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Three young women peel potatoes into large bowls in the Holzhausen displaced persons camp.

Photograph | Digitized | Photograph Number: 74542

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    Three young women peel potatoes into large bowls in the Holzhausen displaced persons camp.
    Three young women peel potatoes into large bowls in the Holzhausen displaced persons camp.


    Three young women peel potatoes into large bowls in the Holzhausen displaced persons camp.
    Holzhausen, [Bavaria] Germany ?
    Photo Credit
    United States Holocaust Memorial Museum, courtesy of Rebecca Fried

    Rights & Restrictions

    Photo Source
    United States Holocaust Memorial Museum
    Copyright: United States Holocaust Memorial Museum
    Provenance: Rebecca Fried

    Keywords & Subjects

    Administrative Notes

    Rifka Weiss (now Rebecca Fried) is the daughter of Alexander and Sima Leah (nee Kleinman) Weiss. She was born on May 1, 1928 in a religious home in Brod, Czechoslovakia, where her father was a roofer. Rifka had three older brothers, Abraham Kleinman, Zwi Hersh (Hessi) and Mordechai (b. 1926), and a younger brother Simcha (b. 1932). Simcha appears in a few of Roman Vishniac's iconic photographs of young boys studying in a cheder. Rifka's mother taught Hebrew every Saturday and had a beautiful singing voice. Two of her older brothers studied in the yeshiva in Nitra, and the third studied in a yeshiva 6 km from home. Rifka attended s local religious school where she learned Czech. In 1939 Hungary annexed the Transcarpathia region of Czechoslovakia including Brod and later conscripted young men, including Rifka's older brothers, for forced labor. On March 19, 1944, Germany invaded Hungary. The following month, Rifka, her parents and youngest brother were sent to a ghetto in Mukacevo and in May were deported to Auschwitz. Her parents and Simcha were killed immediately. Her mother was just 47 years old. Rifka worked in Auschwitz as a seamstress inserting soles in shoes and shoulder pads the jackets and also sorting confiscated belongings searching for gold and valuables. Rifka continued this work until no more deportations arrived at the camp. Afterwards, she worked in cabbage fields near Auschwitz. Once, a female SS guard hit her on the hit causing her convulsions. In January 1945 the Germans began to evacuate Auschwitz. Rifka was taken to Bergen-Belsen where she stayed for one week, and in February she went Rochlitz for one week. From there she and other female prisoners, including her cousin Malka Weiss, were sent on a death march to Zatec where she was liberated. Local Czechs cared and fed the women. Rifka learned to cook while working in a hospital in Zatec. Her two surviving older brothers found her in Zatec as she was cooking food for Shabbat. She then learned that her third oldest brother Mordechai had died in 1944 at the age of 18. She and Malka remained in Czechoslovakia for a year living in a kibbutz hachshara. Afterwards, Rifka joined a kibbutz in a convent in Holzhausen, Germany. The nuns helped care for the young survivors. Rifka worked in the camp kitchen. In July 1947, she made her way to France and boarded the Exodus to sail to Palestine. The British would not allow the passengers to land in Haifa and sent them back to Europe. Rifka eventually arrived in Israel in 1948. There she met and married Israel Fried (b. July 8, 1918), a survivor from Kiralyhaza. In 1959 they moved to the United States with their two children, Alex and Matthew (Maty) and had five grandchildren Brian (Avi), Jennifer, Robert, Abe and Kenny Fried.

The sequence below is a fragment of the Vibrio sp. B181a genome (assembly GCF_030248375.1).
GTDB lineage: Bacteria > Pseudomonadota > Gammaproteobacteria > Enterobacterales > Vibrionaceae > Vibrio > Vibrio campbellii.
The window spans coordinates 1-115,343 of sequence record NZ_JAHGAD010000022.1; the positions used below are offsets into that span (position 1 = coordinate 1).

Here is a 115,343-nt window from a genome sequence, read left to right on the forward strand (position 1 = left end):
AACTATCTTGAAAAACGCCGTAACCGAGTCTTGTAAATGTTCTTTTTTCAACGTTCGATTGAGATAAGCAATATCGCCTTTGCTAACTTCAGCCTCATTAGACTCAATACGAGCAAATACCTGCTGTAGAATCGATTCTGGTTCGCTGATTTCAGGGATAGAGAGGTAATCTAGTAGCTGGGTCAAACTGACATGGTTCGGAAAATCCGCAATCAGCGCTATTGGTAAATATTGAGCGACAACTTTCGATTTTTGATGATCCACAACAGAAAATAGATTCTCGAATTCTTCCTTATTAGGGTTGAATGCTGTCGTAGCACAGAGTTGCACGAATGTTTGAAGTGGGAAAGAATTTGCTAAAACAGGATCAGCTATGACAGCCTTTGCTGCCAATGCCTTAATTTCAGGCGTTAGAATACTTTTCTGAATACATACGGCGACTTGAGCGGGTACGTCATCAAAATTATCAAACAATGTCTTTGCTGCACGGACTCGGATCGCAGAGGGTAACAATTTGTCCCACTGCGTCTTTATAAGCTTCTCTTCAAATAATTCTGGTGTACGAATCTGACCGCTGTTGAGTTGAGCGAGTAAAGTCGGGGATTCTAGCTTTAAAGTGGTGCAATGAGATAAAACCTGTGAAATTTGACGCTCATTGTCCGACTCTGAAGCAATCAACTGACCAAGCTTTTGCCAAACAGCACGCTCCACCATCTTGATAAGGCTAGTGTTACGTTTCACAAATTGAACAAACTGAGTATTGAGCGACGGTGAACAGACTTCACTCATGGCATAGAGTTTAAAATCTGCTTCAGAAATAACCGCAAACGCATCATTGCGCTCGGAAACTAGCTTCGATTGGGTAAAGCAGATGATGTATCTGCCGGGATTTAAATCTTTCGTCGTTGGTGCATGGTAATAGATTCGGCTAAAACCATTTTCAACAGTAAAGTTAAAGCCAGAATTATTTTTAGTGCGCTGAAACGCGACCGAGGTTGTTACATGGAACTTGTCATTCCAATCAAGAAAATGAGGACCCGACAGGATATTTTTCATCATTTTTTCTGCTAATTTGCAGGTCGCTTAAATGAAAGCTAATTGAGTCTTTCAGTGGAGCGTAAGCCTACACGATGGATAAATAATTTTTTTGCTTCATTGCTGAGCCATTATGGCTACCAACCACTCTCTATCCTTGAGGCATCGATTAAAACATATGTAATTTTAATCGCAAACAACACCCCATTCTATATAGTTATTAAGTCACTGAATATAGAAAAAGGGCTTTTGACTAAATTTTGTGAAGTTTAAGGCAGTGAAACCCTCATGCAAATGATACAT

Record last modified:
    2014-07-07 00:00:00
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